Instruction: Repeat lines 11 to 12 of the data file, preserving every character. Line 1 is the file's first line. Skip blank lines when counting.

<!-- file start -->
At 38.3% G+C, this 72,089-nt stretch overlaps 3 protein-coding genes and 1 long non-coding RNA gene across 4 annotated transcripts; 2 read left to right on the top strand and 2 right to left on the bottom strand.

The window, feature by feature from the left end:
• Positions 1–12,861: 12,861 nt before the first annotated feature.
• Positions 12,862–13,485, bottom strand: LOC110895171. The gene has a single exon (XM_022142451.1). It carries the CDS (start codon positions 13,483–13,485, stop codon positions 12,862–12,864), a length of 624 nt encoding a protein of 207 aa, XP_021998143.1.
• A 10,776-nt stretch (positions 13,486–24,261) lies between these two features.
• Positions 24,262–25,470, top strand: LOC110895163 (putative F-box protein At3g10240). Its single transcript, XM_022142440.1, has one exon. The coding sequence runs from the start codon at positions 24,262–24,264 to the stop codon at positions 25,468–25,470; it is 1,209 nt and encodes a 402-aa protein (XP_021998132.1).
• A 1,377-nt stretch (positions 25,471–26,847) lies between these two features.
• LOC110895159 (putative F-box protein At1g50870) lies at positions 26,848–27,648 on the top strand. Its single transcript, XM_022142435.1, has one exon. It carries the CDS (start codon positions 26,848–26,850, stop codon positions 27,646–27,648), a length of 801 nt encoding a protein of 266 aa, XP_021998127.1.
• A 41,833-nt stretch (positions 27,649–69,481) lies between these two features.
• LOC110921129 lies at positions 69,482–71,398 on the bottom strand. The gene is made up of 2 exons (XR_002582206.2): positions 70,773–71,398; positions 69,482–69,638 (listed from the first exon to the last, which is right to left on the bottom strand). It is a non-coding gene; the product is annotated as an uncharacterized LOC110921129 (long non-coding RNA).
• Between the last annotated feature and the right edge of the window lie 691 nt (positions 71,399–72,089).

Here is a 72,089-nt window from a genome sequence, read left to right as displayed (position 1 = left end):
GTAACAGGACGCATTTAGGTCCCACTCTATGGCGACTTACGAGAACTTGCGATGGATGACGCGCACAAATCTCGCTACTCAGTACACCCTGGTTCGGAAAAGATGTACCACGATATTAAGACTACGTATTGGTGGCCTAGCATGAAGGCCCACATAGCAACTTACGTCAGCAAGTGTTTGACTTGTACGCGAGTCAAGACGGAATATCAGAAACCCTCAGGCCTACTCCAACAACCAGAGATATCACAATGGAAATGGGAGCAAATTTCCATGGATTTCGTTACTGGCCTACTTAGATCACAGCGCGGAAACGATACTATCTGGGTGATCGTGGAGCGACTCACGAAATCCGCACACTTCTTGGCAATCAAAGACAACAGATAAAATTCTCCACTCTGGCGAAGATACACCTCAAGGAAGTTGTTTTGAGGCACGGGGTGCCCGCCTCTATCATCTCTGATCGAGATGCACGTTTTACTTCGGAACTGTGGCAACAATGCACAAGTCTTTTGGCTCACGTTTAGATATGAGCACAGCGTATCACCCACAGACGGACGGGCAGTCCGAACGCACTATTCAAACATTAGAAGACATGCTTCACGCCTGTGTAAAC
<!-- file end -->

• Between the last annotated feature and the right edge of the window lie 691 nt (positions 71,399–72,089).

Here is a 72,089-nt window from a genome sequence, read left to right as displayed (position 1 = left end):